'How to Train Your Dragon' Dominates Annie Award Noms With 15
With 15 nominations, DreamWorks Animation's How to Train Your Dragon dominated the 38th annual Annie Awards, announced Monday by the International Animated Film Society, ASIFA-Hollywood.
It will contend in the best animated feature category against Universal/Illumination Entertainment's Despicable Me, Disney's Tangled, Sony Pictures Classics' The Illusionist and Pixar's Toy Story 3.
But while the top awards were spread around the major animation studios, the larger tally pointed to an ongoing controversy that has surrounded the organization.
Earlier this year, Disney and Pixar announced they would no longer participate in the annual awards because of their concerns over how the event is judged.
Anyone who bought a membership in the organization had been eligible to vote, and Disney contended that has favored DreamWorks in past years.
This year, the noms for Pixar's critically-applauded Toy Story lagged behind those for DreamWorks movies.
In addition to Dragon's 15 noms, DWA's Megamind earned six noms and Shrek Forever After picked up five.
Toy Story, considered to be the frontrunner in the Oscar best animated feature race, received three noms, while Disney's Tangled collected two.
Two years ago, questions surrounding the voting became particularly loud when DWA's Kung Fu Panda swept the Annies feature categories, winning 10 trophies and shutting out Pixar's Wall-E, which went on to win the Oscar for best animated feature.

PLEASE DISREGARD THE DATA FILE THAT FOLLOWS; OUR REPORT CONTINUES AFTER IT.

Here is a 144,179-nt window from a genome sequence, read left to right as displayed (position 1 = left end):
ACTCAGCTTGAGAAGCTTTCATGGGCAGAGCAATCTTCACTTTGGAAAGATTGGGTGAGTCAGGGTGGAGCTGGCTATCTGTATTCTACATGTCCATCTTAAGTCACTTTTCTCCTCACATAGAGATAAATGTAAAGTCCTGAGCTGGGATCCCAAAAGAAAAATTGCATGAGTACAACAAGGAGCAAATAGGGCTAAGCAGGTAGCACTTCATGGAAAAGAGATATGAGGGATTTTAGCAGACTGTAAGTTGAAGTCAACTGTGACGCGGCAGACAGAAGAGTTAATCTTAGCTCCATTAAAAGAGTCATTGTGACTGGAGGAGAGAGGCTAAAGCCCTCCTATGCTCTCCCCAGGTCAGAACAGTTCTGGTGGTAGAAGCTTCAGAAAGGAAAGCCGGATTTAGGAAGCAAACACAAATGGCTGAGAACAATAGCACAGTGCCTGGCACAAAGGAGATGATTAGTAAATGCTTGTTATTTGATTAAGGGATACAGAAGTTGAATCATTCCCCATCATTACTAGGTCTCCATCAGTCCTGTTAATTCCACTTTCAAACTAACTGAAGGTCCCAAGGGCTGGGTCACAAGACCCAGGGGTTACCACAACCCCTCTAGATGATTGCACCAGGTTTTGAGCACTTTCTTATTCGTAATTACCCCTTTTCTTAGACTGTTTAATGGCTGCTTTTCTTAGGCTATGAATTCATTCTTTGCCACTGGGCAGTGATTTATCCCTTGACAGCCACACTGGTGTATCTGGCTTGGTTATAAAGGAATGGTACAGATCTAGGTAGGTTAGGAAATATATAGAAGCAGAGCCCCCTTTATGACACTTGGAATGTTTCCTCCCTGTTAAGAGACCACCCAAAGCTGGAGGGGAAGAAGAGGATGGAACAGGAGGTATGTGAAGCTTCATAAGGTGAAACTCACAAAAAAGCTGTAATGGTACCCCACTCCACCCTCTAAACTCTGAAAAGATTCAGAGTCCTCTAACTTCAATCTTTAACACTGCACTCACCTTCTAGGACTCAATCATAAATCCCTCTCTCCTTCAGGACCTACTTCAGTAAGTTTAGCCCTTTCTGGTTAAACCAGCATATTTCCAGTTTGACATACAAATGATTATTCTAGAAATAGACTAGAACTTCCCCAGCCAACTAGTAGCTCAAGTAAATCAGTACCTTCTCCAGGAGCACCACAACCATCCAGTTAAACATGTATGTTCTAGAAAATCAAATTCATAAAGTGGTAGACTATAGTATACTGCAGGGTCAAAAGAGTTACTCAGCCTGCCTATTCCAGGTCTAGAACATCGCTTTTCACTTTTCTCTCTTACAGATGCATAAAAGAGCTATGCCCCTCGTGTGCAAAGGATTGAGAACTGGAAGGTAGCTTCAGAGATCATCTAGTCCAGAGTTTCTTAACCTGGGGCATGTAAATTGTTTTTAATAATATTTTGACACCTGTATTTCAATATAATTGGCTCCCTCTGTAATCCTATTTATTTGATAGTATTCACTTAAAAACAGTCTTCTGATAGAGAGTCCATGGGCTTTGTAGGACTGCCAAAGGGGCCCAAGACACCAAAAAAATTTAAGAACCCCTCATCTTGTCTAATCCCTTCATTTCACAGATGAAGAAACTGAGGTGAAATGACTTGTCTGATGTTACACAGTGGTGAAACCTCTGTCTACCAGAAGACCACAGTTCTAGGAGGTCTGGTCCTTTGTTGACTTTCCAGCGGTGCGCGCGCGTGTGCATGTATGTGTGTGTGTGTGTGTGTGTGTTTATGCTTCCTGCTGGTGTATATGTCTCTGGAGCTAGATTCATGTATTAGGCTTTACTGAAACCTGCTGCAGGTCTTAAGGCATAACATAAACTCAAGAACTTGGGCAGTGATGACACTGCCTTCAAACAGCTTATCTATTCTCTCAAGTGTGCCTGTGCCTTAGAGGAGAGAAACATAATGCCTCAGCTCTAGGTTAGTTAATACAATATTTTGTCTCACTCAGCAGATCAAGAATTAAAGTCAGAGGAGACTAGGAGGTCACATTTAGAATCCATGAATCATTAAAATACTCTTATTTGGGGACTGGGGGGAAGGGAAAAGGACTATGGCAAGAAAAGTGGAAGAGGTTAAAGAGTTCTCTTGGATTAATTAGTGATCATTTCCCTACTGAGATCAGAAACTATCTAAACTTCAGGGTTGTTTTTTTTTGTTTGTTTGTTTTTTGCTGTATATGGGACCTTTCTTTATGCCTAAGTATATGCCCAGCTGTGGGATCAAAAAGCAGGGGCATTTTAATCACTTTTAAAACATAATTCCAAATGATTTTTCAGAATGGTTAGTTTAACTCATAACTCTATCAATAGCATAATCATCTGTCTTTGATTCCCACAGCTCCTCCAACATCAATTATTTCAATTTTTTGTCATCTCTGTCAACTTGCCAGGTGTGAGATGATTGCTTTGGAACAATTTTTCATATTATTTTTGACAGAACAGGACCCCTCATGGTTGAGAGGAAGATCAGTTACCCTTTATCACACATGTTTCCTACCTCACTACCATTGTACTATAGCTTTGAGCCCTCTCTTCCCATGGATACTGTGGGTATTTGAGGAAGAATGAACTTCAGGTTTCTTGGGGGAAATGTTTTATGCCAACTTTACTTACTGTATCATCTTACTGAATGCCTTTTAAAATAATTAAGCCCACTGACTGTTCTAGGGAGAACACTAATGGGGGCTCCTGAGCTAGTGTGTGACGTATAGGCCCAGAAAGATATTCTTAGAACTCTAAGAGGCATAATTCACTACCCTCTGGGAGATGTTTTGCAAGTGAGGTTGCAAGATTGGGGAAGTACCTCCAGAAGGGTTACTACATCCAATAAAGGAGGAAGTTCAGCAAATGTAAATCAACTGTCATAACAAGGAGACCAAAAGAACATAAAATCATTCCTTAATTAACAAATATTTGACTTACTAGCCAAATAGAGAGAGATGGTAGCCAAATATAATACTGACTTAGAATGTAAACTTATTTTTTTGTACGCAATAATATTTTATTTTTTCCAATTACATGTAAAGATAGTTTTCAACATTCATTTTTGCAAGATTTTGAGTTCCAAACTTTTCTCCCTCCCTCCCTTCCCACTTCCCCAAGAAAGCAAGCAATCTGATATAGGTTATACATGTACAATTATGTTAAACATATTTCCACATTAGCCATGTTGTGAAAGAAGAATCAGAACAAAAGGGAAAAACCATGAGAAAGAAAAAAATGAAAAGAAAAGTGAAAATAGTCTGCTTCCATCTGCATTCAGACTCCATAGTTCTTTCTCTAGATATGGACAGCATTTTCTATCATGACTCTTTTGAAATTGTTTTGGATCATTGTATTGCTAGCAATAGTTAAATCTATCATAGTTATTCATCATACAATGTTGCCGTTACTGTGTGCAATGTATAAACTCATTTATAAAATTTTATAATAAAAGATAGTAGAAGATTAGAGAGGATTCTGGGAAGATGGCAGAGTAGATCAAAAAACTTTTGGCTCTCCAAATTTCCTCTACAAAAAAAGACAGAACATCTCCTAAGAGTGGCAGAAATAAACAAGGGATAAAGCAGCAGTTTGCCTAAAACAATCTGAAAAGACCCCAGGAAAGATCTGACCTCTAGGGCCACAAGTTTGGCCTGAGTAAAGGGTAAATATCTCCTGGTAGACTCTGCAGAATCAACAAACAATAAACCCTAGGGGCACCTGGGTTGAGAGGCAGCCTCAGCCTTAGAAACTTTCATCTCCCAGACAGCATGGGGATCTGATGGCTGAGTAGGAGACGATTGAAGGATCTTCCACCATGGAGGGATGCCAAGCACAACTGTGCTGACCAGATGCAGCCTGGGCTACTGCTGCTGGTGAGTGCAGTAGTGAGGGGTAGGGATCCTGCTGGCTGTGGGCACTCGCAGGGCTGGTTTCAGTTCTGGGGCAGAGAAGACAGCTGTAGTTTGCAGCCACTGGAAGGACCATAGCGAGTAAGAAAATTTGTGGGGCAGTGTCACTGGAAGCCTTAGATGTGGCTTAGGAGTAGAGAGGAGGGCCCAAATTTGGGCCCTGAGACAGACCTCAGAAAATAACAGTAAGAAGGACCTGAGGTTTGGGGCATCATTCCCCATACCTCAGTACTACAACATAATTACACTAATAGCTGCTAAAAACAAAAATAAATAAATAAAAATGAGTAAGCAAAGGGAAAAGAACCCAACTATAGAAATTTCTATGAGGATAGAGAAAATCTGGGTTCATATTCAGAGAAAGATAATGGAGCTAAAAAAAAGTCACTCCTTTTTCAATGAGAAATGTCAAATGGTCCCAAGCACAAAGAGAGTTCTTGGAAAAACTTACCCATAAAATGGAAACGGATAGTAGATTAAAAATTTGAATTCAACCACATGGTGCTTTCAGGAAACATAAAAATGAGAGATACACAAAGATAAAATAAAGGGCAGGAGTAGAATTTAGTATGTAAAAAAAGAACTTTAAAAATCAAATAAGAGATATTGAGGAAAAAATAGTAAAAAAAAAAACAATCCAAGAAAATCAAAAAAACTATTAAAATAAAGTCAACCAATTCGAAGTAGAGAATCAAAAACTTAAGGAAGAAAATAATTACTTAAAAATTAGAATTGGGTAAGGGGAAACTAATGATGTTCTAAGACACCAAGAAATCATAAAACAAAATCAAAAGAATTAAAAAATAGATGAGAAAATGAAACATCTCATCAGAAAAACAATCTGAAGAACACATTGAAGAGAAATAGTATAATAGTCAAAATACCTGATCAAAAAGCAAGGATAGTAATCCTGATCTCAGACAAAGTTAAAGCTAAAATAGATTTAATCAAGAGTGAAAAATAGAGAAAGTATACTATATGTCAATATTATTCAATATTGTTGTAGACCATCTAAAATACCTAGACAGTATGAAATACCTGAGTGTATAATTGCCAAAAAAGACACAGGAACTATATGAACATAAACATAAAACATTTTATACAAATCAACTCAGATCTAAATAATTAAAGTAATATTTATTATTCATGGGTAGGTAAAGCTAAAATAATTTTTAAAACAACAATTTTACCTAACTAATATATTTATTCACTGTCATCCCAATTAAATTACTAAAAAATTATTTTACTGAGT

Last year, Pixar's Up won the top Annie.
ASIFA-Hollywood president Antran Manoogian said that while anyone can join ASIFA, only animation professionals are eligible to vote under a new rule established for this year's competition.
He added that nominations are selected by nominating committees. "With respect to the nominating committee, all the members are very thoroughly vetted so there is absolutely no conflict of interest, meaning that whoever may have served on a particular committee had absolutely no connection to any potential submission," he asserted.
All eligible ASIFA members then vote on the winner. Manoogian reported that the society has over 5,000 members. Asked how the membership reflected the various studios, he said that the society "doesn't disclose information on members."
Disney and Pixar didn't submit entries for this year's Annies, according to a well placed source. Manoogian explained that if the studios or individuals from a film do not enter, nominating committees have the latitude to determine their own nominations.
Disney released this statement: "Walt Disney Animation Studios and Pixar Animation Studios are grateful to ASIFA's board and the entire membership for honoring our films. ASIFA has generously acknowledged the enormous effort, creativity and contributions of these artists. We congratulate them and all other nominees."
This year, the competition between leading animated movies is particularly heated since no more than three can receive Oscar nominations for the best animated feature, since only 15 films were accepted for Academy Awards consideration. A minimum of 16 would have had to be submitted for five films to earn nominations.
The Annie Awards will be presented Feb. 5 at UCLA's Royce Hall, in Los Angeles.
Read the full list, after the jump.